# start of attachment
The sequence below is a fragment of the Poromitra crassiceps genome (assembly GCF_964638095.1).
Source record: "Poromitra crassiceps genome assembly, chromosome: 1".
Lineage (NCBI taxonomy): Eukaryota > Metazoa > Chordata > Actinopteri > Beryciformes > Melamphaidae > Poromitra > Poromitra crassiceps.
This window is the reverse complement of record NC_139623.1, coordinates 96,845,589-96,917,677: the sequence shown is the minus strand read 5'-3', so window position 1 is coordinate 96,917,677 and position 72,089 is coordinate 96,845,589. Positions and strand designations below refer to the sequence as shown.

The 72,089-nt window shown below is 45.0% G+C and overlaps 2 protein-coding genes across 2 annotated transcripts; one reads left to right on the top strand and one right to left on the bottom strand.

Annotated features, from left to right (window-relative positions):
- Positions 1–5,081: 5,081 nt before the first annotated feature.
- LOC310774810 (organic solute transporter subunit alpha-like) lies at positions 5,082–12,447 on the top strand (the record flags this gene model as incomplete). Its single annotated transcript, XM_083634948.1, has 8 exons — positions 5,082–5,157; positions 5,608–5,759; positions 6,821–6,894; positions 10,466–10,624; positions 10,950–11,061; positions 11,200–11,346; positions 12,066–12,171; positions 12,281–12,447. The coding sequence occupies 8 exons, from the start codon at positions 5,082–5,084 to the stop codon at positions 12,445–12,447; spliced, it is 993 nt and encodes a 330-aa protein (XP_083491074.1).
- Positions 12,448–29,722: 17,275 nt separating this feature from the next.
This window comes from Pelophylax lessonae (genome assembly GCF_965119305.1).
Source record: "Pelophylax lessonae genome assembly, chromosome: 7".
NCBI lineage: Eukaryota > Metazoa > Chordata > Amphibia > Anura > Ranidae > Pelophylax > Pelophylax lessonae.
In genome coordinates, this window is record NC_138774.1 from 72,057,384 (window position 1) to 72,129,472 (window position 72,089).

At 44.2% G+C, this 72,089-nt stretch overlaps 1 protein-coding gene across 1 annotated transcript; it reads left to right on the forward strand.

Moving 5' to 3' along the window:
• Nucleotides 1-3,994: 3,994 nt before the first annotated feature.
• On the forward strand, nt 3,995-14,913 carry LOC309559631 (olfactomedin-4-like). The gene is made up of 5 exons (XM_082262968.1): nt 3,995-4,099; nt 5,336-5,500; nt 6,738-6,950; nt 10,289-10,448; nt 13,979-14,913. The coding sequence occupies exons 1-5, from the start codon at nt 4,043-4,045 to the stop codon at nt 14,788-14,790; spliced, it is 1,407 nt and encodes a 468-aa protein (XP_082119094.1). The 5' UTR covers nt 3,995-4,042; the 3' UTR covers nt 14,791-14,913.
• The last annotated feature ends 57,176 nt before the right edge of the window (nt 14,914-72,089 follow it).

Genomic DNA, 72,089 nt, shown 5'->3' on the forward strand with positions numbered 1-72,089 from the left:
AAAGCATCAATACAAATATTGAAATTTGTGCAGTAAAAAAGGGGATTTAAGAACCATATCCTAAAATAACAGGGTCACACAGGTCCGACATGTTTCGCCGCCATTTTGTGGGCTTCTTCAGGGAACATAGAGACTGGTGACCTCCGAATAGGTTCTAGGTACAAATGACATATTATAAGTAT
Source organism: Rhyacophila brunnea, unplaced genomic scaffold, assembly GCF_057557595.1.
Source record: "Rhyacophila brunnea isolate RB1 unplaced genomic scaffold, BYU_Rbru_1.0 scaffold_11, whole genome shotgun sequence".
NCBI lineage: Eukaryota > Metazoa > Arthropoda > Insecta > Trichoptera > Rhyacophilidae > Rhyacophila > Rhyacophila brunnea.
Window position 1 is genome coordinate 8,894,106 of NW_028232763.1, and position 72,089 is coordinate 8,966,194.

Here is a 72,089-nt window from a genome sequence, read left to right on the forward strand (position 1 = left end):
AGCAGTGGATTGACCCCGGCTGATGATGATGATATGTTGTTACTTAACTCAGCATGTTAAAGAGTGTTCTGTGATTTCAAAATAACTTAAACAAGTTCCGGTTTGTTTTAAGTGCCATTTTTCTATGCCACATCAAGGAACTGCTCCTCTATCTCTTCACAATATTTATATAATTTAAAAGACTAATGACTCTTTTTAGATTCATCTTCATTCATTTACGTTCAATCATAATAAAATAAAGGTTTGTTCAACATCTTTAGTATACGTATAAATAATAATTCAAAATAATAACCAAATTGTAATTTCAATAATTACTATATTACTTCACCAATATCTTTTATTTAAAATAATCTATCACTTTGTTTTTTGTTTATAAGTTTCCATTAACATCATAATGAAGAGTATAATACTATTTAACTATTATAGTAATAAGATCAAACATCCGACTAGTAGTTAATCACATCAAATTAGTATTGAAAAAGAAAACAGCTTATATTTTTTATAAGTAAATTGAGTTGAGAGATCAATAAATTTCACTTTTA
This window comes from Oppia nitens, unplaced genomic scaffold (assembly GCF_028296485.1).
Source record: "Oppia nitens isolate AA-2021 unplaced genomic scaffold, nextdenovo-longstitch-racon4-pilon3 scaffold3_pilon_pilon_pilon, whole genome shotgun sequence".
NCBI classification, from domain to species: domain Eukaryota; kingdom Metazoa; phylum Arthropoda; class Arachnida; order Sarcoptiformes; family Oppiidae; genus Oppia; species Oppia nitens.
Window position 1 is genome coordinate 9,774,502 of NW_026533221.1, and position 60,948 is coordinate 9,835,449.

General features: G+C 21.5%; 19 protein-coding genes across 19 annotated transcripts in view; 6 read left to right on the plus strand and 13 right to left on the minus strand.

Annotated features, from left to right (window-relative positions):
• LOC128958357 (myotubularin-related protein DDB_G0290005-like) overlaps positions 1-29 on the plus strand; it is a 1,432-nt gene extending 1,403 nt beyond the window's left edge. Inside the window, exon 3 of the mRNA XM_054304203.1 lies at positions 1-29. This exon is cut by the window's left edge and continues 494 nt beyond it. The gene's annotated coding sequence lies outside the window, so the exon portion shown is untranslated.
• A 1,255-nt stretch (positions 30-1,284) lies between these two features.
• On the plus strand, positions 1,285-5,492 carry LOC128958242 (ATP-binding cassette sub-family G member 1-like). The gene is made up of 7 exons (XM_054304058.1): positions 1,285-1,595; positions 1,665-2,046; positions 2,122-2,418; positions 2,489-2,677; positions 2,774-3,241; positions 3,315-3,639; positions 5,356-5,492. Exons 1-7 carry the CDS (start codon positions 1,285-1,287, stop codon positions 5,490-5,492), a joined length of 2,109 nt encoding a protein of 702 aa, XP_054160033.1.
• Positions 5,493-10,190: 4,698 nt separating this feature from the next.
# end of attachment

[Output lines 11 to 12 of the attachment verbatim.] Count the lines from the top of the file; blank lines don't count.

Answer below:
Source record: "Pelophylax lessonae genome assembly, chromosome: 7".
NCBI lineage: Eukaryota > Metazoa > Chordata > Amphibia > Anura > Ranidae > Pelophylax > Pelophylax lessonae.